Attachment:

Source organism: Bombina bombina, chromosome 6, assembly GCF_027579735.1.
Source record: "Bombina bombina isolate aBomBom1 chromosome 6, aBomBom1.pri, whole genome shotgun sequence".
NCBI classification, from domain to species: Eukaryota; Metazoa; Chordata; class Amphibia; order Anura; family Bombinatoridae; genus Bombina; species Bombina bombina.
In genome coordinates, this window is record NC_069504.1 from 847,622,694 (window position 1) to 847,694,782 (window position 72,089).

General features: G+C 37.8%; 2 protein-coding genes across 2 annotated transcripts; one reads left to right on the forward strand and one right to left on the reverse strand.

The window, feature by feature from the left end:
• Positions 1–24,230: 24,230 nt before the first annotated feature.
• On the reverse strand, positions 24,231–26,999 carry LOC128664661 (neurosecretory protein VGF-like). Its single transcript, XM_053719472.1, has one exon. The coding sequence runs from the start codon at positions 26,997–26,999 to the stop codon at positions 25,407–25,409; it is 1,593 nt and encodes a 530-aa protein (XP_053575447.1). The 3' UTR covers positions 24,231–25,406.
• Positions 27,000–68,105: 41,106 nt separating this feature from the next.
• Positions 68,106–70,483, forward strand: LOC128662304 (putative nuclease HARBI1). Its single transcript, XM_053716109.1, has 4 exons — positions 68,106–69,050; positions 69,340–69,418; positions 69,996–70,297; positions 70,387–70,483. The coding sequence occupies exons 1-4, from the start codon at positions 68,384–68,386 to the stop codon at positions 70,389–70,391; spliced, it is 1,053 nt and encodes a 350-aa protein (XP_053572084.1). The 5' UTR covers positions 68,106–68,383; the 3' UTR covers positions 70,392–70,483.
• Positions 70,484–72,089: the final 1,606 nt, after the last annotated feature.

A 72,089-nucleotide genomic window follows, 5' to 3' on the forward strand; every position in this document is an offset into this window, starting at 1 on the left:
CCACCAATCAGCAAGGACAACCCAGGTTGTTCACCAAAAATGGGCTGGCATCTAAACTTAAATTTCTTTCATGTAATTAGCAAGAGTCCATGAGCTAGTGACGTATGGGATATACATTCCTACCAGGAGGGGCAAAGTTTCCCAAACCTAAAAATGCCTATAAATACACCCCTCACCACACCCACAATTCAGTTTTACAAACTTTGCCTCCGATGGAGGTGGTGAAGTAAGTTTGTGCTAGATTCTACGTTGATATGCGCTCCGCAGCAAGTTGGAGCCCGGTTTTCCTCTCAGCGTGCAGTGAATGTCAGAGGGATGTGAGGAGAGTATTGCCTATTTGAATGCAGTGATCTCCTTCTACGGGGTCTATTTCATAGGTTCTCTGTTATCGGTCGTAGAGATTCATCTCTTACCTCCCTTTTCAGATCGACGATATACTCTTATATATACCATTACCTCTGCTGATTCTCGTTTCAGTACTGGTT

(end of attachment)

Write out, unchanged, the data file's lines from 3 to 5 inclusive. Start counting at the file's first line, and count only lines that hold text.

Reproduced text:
NCBI classification, from domain to species: Eukaryota; Metazoa; Chordata; class Amphibia; order Anura; family Bombinatoridae; genus Bombina; species Bombina bombina.
In genome coordinates, this window is record NC_069504.1 from 847,622,694 (window position 1) to 847,694,782 (window position 72,089).

General features: G+C 37.8%; 2 protein-coding genes across 2 annotated transcripts; one reads left to right on the forward strand and one right to left on the reverse strand.